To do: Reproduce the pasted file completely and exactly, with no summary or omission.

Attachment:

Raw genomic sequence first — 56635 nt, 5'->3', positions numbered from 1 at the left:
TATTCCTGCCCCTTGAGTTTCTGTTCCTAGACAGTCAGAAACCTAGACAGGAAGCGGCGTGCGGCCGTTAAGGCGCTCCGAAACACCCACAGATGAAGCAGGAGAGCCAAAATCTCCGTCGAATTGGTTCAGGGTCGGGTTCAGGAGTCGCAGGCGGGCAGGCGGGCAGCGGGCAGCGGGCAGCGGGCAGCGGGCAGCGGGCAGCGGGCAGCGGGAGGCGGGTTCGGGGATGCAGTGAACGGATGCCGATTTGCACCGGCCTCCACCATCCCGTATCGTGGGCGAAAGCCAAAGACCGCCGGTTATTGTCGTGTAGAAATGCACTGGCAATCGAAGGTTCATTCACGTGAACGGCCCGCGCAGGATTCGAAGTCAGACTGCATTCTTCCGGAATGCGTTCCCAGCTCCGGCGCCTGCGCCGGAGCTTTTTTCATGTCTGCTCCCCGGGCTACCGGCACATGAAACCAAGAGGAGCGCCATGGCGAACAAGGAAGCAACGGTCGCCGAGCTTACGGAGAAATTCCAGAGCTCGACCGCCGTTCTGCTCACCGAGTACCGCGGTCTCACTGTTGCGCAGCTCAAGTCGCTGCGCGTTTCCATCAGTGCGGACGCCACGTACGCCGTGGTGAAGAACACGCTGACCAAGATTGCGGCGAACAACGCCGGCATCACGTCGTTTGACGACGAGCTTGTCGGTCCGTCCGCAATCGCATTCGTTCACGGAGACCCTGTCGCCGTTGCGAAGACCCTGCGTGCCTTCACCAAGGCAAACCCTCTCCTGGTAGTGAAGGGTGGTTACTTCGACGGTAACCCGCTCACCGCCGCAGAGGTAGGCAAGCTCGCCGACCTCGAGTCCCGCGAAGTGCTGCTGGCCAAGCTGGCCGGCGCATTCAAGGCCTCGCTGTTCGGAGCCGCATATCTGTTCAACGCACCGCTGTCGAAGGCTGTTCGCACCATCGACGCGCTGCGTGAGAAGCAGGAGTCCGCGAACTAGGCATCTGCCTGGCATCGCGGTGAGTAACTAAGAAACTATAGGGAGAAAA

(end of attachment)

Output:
Raw genomic sequence first — 56635 nt, 5'->3', positions numbered from 1 at the left:
TATTCCTGCCCCTTGAGTTTCTGTTCCTAGACAGTCAGAAACCTAGACAGGAAGCGGCGTGCGGCCGTTAAGGCGCTCCGAAACACCCACAGATGAAGCAGGAGAGCCAAAATCTCCGTCGAATTGGTTCAGGGTCGGGTTCAGGAGTCGCAGGCGGGCAGGCGGGCAGCGGGCAGCGGGCAGCGGGCAGCGGGCAGCGGGCAGCGGGCAGCGGGAGGCGGGTTCGGGGATGCAGTGAACGGATGCCGATTTGCACCGGCCTCCACCATCCCGTATCGTGGGCGAAAGCCAAAGACCGCCGGTTATTGTCGTGTAGAAATGCACTGGCAATCGAAGGTTCATTCACGTGAACGGCCCGCGCAGGATTCGAAGTCAGACTGCATTCTTCCGGAATGCGTTCCCAGCTCCGGCGCCTGCGCCGGAGCTTTTTTCATGTCTGCTCCCCGGGCTACCGGCACATGAAACCAAGAGGAGCGCCATGGCGAACAAGGAAGCAACGGTCGCCGAGCTTACGGAGAAATTCCAGAGCTCGACCGCCGTTCTGCTCACCGAGTACCGCGGTCTCACTGTTGCGCAGCTCAAGTCGCTGCGCGTTTCCATCAGTGCGGACGCCACGTACGCCGTGGTGAAGAACACGCTGACCAAGATTGCGGCGAACAACGCCGGCATCACGTCGTTTGACGACGAGCTTGTCGGTCCGTCCGCAATCGCATTCGTTCACGGAGACCCTGTCGCCGTTGCGAAGACCCTGCGTGCCTTCACCAAGGCAAACCCTCTCCTGGTAGTGAAGGGTGGTTACTTCGACGGTAACCCGCTCACCGCCGCAGAGGTAGGCAAGCTCGCCGACCTCGAGTCCCGCGAAGTGCTGCTGGCCAAGCTGGCCGGCGCATTCAAGGCCTCGCTGTTCGGAGCCGCATATCTGTTCAACGCACCGCTGTCGAAGGCTGTTCGCACCATCGACGCGCTGCGTGAGAAGCAGGAGTCCGCGAACTAGGCATCTGCCTGGCATCGCGGTGAGTAACTAAGAAACTATAGGGAGAAAA